Whether you’re seriously schussing or simply styling, your success on the slopes will be determined by clothing that is functional, stylish, and comfortable.
Function. It’s all about shells. They can be layered and then peeled off, flexible for varying weather conditions. The North Face’s Glacier Pant ($185) and Patagonia’s Ice Nine Jacket ($460) are breathable and waterproof. Giro’s Nine.9 ($125) is for single-impact use, but is lightweight and ventilated, important elements for snowboarders and skiers. It has cushy molded ear pads and snap-in earflaps. The Smith Turbo CAM series of fog-free goggles ($190) features built-in, silent, electronic fans that eliminate moisture on the inner lens surface, even in extreme weather conditions.
Style. Salomon’s black space jacket ($279), Nils’ Kristine one-piece ski suit ($470), and Nils’ Marsha waterproof stretch pants ($278) or Bogner’s waterproof stretch pants ($278) are indications that ski clothing is becoming urban, taking apr├ęs ski gear way beyond the slopes. “A woman could pack only Nils for an entire weekend for daytime skiing and nighttime entertainment, and then for resort wear or on the street,” says Tricia Cosale, assistant buyer for the Princeton Ski Shops store in New York City.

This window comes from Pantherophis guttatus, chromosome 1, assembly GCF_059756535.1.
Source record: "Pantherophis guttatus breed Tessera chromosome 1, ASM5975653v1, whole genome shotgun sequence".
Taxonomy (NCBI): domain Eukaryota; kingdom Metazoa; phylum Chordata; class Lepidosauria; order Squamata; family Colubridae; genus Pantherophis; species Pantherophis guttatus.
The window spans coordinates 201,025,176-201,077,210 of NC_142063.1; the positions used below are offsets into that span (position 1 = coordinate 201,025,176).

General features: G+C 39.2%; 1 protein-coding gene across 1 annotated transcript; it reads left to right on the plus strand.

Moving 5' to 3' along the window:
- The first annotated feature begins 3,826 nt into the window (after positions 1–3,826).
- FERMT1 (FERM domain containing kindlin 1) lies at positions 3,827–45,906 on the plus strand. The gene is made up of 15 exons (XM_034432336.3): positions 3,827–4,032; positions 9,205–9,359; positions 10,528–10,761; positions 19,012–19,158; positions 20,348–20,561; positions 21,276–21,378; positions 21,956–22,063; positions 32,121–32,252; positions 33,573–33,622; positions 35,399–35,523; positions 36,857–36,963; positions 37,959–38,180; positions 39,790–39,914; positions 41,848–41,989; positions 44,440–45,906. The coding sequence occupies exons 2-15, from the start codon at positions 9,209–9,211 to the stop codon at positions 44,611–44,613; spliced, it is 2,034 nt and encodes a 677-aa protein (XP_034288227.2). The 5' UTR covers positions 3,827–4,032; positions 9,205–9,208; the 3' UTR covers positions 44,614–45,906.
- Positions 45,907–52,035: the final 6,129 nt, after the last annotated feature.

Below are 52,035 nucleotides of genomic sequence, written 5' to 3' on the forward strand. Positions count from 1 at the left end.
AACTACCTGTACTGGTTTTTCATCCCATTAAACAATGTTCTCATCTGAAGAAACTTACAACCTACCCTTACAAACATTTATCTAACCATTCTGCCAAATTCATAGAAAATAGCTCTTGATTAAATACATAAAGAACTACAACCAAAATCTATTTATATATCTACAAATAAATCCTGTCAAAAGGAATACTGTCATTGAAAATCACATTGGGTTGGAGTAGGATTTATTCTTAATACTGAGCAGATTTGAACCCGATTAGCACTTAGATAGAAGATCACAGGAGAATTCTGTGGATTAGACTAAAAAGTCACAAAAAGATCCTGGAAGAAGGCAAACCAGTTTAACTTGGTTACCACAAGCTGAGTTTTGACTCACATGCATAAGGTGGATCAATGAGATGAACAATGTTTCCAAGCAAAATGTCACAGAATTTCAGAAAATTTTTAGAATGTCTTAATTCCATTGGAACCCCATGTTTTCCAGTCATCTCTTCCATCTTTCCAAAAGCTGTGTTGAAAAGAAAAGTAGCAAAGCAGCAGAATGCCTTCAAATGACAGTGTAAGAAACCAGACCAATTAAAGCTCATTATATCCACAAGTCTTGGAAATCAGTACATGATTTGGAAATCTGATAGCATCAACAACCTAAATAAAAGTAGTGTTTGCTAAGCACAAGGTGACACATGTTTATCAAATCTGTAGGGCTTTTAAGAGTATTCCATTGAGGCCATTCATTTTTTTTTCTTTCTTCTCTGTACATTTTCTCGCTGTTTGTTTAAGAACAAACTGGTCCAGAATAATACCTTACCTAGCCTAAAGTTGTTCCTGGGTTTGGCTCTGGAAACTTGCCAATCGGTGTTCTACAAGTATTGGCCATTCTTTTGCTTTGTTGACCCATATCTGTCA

Comfort. Hot Chilly’s Micro Elite Performance Warmwear separates ($47 to $56 each) win hands down for undergarment comfort and warmth for men and women. Their base layers, in white, black, and gray heather, hold in warmth, not moisture. The Rossignol Soft 1 ($549) performance boot changes skiers’ no pain, no gain attitude. Constructed with less plastic to alleviate tired, cold, and sore feet, this design does not skimp on performance.